Dutch snowy winter animals, video


This 16 December 2018 video is about a snowy winter day in the Veluwe region in the Netherlands. Featuring horses, cattle, and, towards the end of the video, a lesser spotted woodpecker.

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Dutch students about pro-climate strike


Mette van Hell, pro-climate striker

Translated from Dutch NOS TV today:

In Belgium, students striking for the climate has been going on for a few weeks, but in the Netherlands there will not be a national climate march during school hours until this Thursday. Pupils from some schools will travel with buses to The Hague, but not everyone will take to the streets. …

Mette van Hell, 17 years old, in Ede, will strike:

“I’m going to the climate march, though I am not allowed to. I asked if the school could meet me halfway, but they said that it was not allowed. So, I’ll be really playing truant. So I’ll be absent and I will have to stay on for hours.”

“I think it’s very important to go. I’ve also read about Greta Thunberg in Sweden who started it. I’m inspired by her, it keeps me thinking. I feel quite helpless, I can take a shower for a shorter time and I can eat less meat. But that does not immediately cause things to change and cause politicians to actually take concrete steps, which is why I think this is a good way: young people have an interest in this. …

Gabriel Nijland

Gabriel Nijland, 16 years old, in Bilthoven:

“I will go with a group of 100 people of my school. We will at first gather at Utrecht Central Station and then we will leave for The Hague, where some supervisors will check if everyone is there.”

“I’m going to strike for the climate because I think it’s important to take good care of the environment. It’s about our future, because young people will play a big part in it. If we do not have a future, then why are we at school now for later on?”

“Some students will not join in. Because they think it is too far away, because they have too much schoolwork, or because they did not get permission from their parents. My parents thought it was a good idea.”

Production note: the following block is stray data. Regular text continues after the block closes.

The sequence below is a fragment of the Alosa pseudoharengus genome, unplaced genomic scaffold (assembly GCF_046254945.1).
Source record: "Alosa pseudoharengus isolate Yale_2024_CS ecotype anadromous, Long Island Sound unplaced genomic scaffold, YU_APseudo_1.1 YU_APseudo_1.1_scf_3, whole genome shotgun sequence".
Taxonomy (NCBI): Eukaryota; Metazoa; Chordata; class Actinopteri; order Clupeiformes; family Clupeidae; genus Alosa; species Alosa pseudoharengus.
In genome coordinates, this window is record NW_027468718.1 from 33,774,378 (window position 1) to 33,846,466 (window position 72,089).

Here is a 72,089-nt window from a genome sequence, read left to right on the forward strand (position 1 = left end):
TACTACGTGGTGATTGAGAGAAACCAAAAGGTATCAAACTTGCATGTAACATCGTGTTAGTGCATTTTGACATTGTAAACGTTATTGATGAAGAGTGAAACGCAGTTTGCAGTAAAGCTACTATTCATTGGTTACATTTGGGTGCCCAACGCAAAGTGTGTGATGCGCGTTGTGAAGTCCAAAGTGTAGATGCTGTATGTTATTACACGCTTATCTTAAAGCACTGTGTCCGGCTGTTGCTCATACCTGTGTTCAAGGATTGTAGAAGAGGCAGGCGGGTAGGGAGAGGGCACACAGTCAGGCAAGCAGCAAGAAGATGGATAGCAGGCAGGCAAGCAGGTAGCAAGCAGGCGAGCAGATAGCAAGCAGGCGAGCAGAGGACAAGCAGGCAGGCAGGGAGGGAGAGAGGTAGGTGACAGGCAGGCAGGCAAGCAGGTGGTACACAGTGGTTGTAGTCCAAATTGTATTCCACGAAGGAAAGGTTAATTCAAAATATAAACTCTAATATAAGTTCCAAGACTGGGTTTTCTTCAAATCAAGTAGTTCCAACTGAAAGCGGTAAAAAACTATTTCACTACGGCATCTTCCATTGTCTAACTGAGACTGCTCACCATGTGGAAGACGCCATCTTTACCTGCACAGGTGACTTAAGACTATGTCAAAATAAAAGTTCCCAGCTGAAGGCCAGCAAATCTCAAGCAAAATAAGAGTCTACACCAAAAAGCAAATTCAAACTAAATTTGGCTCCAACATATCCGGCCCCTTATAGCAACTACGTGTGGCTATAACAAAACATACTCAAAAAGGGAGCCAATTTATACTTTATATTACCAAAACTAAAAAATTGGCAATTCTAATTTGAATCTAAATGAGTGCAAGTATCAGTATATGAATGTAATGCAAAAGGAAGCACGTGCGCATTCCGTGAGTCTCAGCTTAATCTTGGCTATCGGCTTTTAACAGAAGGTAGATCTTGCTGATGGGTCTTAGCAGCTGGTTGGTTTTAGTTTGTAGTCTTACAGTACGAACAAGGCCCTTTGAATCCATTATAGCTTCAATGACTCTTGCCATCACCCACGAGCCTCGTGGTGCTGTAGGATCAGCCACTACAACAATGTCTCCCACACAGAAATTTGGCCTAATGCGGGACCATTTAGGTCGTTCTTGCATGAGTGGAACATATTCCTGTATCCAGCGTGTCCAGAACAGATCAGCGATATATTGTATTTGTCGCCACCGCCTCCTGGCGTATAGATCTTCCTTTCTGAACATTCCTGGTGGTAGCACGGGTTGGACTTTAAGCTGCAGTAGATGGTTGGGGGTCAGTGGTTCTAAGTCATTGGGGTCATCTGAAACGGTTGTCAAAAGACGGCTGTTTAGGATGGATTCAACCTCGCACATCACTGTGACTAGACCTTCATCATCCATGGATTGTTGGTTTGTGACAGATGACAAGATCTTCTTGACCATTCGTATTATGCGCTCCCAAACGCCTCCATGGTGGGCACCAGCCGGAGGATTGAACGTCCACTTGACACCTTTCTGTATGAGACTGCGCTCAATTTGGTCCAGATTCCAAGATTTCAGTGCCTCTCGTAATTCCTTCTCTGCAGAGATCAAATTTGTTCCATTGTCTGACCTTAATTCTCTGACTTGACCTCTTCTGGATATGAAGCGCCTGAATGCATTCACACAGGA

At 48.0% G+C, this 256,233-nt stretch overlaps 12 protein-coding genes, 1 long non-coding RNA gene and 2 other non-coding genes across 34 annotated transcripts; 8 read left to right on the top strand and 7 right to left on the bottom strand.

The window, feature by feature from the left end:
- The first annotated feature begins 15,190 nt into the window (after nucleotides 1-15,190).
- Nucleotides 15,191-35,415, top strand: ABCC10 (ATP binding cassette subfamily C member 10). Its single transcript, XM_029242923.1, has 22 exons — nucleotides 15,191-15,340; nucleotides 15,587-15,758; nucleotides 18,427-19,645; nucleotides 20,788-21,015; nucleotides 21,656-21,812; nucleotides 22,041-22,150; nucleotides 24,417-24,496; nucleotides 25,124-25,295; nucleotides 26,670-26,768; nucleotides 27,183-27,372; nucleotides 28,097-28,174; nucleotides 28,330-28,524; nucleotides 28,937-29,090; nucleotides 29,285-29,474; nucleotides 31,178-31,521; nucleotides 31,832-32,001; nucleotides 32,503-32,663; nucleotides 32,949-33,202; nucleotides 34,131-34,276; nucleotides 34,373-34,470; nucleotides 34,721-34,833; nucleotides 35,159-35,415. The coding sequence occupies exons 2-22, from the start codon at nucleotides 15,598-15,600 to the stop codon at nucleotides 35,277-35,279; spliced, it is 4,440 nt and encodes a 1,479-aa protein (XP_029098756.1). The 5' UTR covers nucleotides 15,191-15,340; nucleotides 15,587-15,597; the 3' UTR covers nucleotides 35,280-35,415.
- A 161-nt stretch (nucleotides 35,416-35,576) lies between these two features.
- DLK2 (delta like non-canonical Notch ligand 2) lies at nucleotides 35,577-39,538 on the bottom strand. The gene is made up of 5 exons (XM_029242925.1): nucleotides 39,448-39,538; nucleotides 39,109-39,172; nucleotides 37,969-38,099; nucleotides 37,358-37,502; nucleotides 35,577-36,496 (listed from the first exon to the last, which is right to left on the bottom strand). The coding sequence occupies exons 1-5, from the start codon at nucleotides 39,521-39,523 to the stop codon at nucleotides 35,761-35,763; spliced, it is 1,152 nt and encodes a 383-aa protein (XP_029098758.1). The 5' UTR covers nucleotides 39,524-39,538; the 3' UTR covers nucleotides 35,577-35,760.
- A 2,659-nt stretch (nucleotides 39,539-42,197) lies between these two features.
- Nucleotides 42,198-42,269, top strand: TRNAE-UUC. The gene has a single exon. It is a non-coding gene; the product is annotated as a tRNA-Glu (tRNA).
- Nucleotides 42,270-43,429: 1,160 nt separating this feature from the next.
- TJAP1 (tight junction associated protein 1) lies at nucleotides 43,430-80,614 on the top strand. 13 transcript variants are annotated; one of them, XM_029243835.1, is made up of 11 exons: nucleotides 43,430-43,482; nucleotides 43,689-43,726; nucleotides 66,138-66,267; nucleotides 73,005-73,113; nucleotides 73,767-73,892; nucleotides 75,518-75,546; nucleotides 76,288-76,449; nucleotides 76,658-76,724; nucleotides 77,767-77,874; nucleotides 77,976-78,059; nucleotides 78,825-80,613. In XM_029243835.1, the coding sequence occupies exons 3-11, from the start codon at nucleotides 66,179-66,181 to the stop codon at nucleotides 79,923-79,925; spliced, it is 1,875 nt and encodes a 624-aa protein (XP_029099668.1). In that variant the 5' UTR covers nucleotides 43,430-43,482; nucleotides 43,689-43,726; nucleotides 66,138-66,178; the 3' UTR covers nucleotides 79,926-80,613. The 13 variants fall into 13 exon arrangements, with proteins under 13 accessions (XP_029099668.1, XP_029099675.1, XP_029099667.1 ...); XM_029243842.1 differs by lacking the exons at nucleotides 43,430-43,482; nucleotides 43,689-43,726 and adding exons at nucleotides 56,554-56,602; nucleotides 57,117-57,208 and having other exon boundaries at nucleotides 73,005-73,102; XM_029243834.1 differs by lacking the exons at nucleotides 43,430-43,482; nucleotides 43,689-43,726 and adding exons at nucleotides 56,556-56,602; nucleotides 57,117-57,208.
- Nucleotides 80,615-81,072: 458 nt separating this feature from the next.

“I think the march already has an effect, I think politicians will think about this and will get a different picture: that we young people think this is important and that they also will have to do their bit.”

And what do the schools do?

The NOS has had contact with 207 schools. Nearly 40 percent of them say that pupils have asked to strike for the climate. …

Only nine schools say they have forbidden pupils to play truant. One school indicated that only the youngest students were not allowed to stay away to participate in the climate march.

Fluorescent pink flying squirrels in North America


This 4 February 2019 video from the USA is called PINK SQUIRRELS?!

From Texas A&M AgriLife Communications in the USA:

Think pink: Fluorescent pink flying squirrel in UV light at night

February 5, 2019

The North American flying squirrel fluoresces pink at night under ultraviolet light, but the purpose of the pink color is still a mystery to researchers.

Allison Kohler, a graduate student in the Texas A&M University wildlife and fisheries department in College Station, helped make this discovery as well as affirm other flying squirrels do in fact fluoresce pink.

Kohler’s undergraduate professor Dr. Jon Martin, associate professor of forestry at Northland College in Wisconsin, was doing an exploratory forest survey with an ultraviolet flashlight in his backyard. Initially, he was looking at different lichens, mosses and plants to see what fluoresced. By chance, a flying squirrel happened to be at his bird feeder. When he saw it under the ultraviolet light, it was hot pink.